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Teacher Webinar May 7: English Learners, the Common Core and Primary Sources

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How can time-strapped teachers find and use free resources from the online collections of the Library of Congress to support the needs of diverse learners?

Join us in a webinar.

On Thursday, May 7, at 4 PM ET, join Library experts and an ESOL teacher and bilingual peer observer to learn strategies “to engage students in the analysis of evidence (Common Core), increase comprehensible input (diverse learners), and promote content learning and student engagement.”

Library experts will share strategies on analyzing primary sources to enhance the development of critical and analytical thinking skills. Areli Schermerhorn, an ESOL teacher from Syracuse who participated in a 2014 Library of Congress Summer Teacher Institute, will join us to discuss strategies for teaching with primary sources to support teaching and learning at all grade and language proficiency levels. Areli will share her experiences with how primary sources can address CCSS – including practice with complex texts and academic language, the use of text-based evidence to support claims, and building knowledge through non-fiction resources.

The event is free, but registration is required. Find the registration link, as well as recordings of past events, here. We’ll post a link to the recording of the webinar on that page, too, after the event.

We asked Areli to share some thoughts about the value of teaching English learners with primary sources.

What do you teach?

Areli Schermerhorn
Areli Schermerhorn

I am a certified TESOL teacher in Syracuse, New York. I work in an urban school district, and I’ve taught English learners at the high school level for nearly 20 years. I am currently employed as the ESL, World Languages, and Bilingual Peer Observer, conducting observations and evaluations for teachers in my district.

How do you use Library of Congress materials with your students or colleagues?

After attending the Library of Congress 2014 Summer Teacher Institute, I collaborated with the Supervisor of Social Studies and the Social Studies Instructional Specialist to design and implement professional development for elementary and secondary Social Studies teachers. We incorporated many of the strategies and resources I was exposed to at the institute. One of our goals was to share with teachers best practices for working with English learners in their social studies classrooms. The use of primary sources and the primary source analysis tool aligned well with the research-based practices identified by the Center for Applied Linguistics. Primary sources and the Library’s primary source analysis tool can be used by teachers to build vocabulary knowledge, develop background knowledge and provide students with opportunities to engage with the content in meaningful ways.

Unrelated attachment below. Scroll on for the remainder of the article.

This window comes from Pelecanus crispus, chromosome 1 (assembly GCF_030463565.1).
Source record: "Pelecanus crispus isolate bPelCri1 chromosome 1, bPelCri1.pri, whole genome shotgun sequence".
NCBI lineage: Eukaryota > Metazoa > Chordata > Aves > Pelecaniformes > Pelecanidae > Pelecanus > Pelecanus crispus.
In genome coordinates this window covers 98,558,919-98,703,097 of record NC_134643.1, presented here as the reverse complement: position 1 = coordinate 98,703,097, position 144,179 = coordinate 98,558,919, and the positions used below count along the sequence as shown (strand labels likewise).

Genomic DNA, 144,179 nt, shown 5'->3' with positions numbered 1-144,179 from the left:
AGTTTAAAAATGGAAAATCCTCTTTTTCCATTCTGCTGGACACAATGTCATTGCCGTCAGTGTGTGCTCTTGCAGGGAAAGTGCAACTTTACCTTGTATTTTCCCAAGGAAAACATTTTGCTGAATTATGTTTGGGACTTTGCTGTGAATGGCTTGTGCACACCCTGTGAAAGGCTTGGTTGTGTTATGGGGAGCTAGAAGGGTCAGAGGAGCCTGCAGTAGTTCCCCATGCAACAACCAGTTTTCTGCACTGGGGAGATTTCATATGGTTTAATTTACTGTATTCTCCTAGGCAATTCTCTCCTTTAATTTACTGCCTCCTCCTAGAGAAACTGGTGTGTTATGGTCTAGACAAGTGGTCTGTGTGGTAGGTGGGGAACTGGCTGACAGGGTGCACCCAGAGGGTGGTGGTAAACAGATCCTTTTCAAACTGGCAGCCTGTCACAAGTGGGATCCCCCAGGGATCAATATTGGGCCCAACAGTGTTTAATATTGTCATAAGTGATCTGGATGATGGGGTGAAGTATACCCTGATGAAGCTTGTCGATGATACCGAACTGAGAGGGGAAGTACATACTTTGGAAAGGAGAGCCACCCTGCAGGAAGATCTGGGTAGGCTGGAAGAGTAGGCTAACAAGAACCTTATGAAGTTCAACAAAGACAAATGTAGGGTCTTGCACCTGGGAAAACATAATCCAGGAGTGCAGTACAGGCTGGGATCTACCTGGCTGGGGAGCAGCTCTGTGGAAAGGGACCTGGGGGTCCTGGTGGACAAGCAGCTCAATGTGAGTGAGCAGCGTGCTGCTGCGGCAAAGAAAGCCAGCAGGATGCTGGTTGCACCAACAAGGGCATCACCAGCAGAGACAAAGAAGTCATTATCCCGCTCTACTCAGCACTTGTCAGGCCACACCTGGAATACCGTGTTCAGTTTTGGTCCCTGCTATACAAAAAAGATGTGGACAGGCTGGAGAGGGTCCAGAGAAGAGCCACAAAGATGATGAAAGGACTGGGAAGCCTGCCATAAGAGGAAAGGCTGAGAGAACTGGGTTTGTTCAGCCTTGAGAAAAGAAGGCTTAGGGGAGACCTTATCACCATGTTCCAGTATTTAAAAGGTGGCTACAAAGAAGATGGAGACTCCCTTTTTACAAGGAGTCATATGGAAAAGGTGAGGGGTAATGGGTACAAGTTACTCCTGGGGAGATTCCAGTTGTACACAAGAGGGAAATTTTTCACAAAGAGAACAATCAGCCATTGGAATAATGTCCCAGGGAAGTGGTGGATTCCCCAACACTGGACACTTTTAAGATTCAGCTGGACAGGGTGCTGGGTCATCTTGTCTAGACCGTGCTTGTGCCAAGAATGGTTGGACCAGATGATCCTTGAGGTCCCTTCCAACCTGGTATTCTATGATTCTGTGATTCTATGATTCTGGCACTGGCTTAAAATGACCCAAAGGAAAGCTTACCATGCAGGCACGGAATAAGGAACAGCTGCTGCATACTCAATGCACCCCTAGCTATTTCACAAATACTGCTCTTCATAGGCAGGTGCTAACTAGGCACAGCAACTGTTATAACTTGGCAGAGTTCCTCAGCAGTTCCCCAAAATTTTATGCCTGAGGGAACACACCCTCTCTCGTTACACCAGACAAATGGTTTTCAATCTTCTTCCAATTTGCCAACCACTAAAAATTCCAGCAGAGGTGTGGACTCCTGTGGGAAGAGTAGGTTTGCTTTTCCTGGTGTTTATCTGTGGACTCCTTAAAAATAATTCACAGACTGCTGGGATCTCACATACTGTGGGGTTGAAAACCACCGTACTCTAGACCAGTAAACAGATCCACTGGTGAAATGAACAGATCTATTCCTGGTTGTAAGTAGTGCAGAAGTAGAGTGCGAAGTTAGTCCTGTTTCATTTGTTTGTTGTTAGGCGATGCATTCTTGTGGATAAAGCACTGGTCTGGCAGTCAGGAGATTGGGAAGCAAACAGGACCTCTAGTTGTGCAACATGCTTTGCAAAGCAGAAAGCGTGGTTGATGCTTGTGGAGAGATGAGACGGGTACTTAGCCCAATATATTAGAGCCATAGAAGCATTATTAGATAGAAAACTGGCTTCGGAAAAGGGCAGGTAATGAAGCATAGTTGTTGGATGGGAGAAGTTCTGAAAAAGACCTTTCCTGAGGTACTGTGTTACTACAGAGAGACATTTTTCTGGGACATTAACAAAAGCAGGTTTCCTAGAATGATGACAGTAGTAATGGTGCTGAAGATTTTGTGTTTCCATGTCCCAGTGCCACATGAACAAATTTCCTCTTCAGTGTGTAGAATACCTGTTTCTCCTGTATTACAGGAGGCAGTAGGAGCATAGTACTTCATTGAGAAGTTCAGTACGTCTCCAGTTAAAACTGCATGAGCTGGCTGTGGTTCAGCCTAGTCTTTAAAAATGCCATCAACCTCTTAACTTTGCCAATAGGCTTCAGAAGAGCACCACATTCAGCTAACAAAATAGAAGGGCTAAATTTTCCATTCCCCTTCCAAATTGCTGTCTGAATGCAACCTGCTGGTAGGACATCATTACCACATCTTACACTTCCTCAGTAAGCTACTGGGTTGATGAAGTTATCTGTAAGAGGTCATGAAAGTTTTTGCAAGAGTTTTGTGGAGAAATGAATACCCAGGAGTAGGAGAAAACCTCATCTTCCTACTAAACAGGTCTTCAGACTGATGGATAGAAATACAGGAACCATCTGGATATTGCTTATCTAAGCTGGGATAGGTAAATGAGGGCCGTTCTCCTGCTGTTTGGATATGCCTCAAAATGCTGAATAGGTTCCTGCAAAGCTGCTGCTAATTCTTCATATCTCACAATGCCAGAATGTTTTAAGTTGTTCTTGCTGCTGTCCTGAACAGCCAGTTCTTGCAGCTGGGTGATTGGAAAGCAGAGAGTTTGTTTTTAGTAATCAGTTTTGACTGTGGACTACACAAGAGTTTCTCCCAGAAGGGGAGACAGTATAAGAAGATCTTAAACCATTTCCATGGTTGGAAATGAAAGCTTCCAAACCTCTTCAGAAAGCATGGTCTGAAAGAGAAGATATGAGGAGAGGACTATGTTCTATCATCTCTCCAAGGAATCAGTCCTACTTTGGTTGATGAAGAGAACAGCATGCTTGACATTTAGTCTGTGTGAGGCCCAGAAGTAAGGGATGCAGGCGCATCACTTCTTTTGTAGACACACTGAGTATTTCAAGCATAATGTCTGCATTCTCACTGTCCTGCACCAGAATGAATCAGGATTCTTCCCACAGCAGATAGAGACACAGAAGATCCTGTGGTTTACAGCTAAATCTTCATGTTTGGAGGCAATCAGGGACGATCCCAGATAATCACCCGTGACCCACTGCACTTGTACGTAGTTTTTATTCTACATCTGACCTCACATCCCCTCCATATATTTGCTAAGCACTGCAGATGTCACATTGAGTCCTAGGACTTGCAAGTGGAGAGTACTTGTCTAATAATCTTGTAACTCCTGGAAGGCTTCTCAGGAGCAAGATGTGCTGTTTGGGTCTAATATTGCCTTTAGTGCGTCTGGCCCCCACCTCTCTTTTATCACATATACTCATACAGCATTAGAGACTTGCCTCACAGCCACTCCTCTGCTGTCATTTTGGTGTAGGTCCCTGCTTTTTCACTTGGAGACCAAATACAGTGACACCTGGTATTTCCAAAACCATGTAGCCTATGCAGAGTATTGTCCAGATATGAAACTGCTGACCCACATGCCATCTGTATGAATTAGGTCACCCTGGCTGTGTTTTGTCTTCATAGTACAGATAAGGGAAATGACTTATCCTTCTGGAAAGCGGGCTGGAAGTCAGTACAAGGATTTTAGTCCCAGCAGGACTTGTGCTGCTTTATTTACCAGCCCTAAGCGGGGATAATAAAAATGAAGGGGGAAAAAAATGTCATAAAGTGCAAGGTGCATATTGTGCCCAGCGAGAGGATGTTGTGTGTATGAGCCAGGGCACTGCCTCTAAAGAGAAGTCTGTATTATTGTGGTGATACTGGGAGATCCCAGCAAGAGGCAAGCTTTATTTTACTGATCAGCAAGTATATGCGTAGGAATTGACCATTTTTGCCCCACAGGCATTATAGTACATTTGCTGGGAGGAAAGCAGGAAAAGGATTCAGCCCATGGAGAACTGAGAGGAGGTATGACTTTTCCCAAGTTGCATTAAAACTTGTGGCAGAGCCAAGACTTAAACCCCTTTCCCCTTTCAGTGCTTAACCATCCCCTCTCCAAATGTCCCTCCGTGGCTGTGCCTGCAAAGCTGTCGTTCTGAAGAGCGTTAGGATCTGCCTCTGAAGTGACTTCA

Tell us about an item from the Library’s online collections that you love to show to students.

Teachers that I work with enjoy the primary source sets that can be found under teacher resources. Some of the sets I have used include “Immigration: Challenges for New Americans,”Westward Expansion: Encounter at a Cultural Crossroads” and “Women’s Suffrage.”

Describe an “Aha!” moment for you with teaching with primary sources.

I observed a fourth grade classroom of students as they analyzed primary sources associated with the American Revolution. The primary sources were posted at different locations in the classroom and students used clipboards to note their observations on an organizer as they moved in a gallery-walk fashion in small groups. The classroom had many diverse learners, including English learners, and it was truly amazing to see the level of student engagement in the classroom.

What would you most like to tell other your fellow educators about teaching with primary sources like these?

Today, teachers find themselves trying to balance an array of demands including the Common Core State Standards, increasingly diverse student populations, and new evaluation systems. Primary sources can engage students in the analysis of evidence (Common Core), increase comprehensible input (diverse learners), and promote content learning and student engagement (evaluation). It simply makes sense to consider using primary sources in instruction.

We hope you can join us for the webinar, but until then please leave a comment about your own experiences teaching English learners with primary sources.

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